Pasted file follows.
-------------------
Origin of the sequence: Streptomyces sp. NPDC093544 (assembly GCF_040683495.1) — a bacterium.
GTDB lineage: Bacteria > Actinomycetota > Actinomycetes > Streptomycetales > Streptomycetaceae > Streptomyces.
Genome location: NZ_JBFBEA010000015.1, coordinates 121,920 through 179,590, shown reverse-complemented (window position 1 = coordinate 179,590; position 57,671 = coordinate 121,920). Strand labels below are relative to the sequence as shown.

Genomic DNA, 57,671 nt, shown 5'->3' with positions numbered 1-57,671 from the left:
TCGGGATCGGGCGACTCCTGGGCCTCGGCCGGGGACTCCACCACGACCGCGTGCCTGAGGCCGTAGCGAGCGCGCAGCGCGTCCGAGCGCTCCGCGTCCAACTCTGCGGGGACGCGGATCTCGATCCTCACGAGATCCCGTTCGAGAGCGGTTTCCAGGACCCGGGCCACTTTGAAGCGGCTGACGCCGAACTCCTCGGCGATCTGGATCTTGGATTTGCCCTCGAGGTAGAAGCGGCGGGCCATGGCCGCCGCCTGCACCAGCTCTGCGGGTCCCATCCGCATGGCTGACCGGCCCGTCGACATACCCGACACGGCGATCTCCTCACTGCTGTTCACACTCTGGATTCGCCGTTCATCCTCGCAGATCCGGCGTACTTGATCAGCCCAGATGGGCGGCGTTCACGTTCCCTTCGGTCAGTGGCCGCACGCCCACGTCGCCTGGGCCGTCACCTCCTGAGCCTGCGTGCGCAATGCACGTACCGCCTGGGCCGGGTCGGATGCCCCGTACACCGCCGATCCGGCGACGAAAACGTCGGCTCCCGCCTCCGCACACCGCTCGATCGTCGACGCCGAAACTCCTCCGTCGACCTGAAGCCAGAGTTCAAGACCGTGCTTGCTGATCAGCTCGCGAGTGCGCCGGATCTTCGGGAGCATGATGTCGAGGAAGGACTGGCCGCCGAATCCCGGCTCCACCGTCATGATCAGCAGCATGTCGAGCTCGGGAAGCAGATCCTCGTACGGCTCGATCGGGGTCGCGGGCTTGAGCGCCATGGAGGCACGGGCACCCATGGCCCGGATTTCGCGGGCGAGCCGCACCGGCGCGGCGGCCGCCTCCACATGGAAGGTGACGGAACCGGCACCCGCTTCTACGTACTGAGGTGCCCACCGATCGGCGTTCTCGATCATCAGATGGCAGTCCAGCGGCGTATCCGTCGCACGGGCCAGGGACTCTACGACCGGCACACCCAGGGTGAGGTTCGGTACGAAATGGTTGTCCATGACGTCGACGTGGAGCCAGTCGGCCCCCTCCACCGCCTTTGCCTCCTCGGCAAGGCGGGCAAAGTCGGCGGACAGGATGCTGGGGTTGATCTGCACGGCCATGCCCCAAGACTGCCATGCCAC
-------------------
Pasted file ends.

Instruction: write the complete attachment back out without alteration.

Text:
Origin of the sequence: Streptomyces sp. NPDC093544 (assembly GCF_040683495.1) — a bacterium.
GTDB lineage: Bacteria > Actinomycetota > Actinomycetes > Streptomycetales > Streptomycetaceae > Streptomyces.
Genome location: NZ_JBFBEA010000015.1, coordinates 121,920 through 179,590, shown reverse-complemented (window position 1 = coordinate 179,590; position 57,671 = coordinate 121,920). Strand labels below are relative to the sequence as shown.

Genomic DNA, 57,671 nt, shown 5'->3' with positions numbered 1-57,671 from the left:
TCGGGATCGGGCGACTCCTGGGCCTCGGCCGGGGACTCCACCACGACCGCGTGCCTGAGGCCGTAGCGAGCGCGCAGCGCGTCCGAGCGCTCCGCGTCCAACTCTGCGGGGACGCGGATCTCGATCCTCACGAGATCCCGTTCGAGAGCGGTTTCCAGGACCCGGGCCACTTTGAAGCGGCTGACGCCGAACTCCTCGGCGATCTGGATCTTGGATTTGCCCTCGAGGTAGAAGCGGCGGGCCATGGCCGCCGCCTGCACCAGCTCTGCGGGTCCCATCCGCATGGCTGACCGGCCCGTCGACATACCCGACACGGCGATCTCCTCACTGCTGTTCACACTCTGGATTCGCCGTTCATCCTCGCAGATCCGGCGTACTTGATCAGCCCAGATGGGCGGCGTTCACGTTCCCTTCGGTCAGTGGCCGCACGCCCACGTCGCCTGGGCCGTCACCTCCTGAGCCTGCGTGCGCAATGCACGTACCGCCTGGGCCGGGTCGGATGCCCCGTACACCGCCGATCCGGCGACGAAAACGTCGGCTCCCGCCTCCGCACACCGCTCGATCGTCGACGCCGAAACTCCTCCGTCGACCTGAAGCCAGAGTTCAAGACCGTGCTTGCTGATCAGCTCGCGAGTGCGCCGGATCTTCGGGAGCATGATGTCGAGGAAGGACTGGCCGCCGAATCCCGGCTCCACCGTCATGATCAGCAGCATGTCGAGCTCGGGAAGCAGATCCTCGTACGGCTCGATCGGGGTCGCGGGCTTGAGCGCCATGGAGGCACGGGCACCCATGGCCCGGATTTCGCGGGCGAGCCGCACCGGCGCGGCGGCCGCCTCCACATGGAAGGTGACGGAACCGGCACCCGCTTCTACGTACTGAGGTGCCCACCGATCGGCGTTCTCGATCATCAGATGGCAGTCCAGCGGCGTATCCGTCGCACGGGCCAGGGACTCTACGACCGGCACACCCAGGGTGAGGTTCGGTACGAAATGGTTGTCCATGACGTCGACGTGGAGCCAGTCGGCCCCCTCCACCGCCTTTGCCTCCTCGGCAAGGCGGGCAAAGTCGGCGGACAGGATGCTGGGGTTGATCTGCACGGCCATGCCCCAAGACTGCCATGCCAC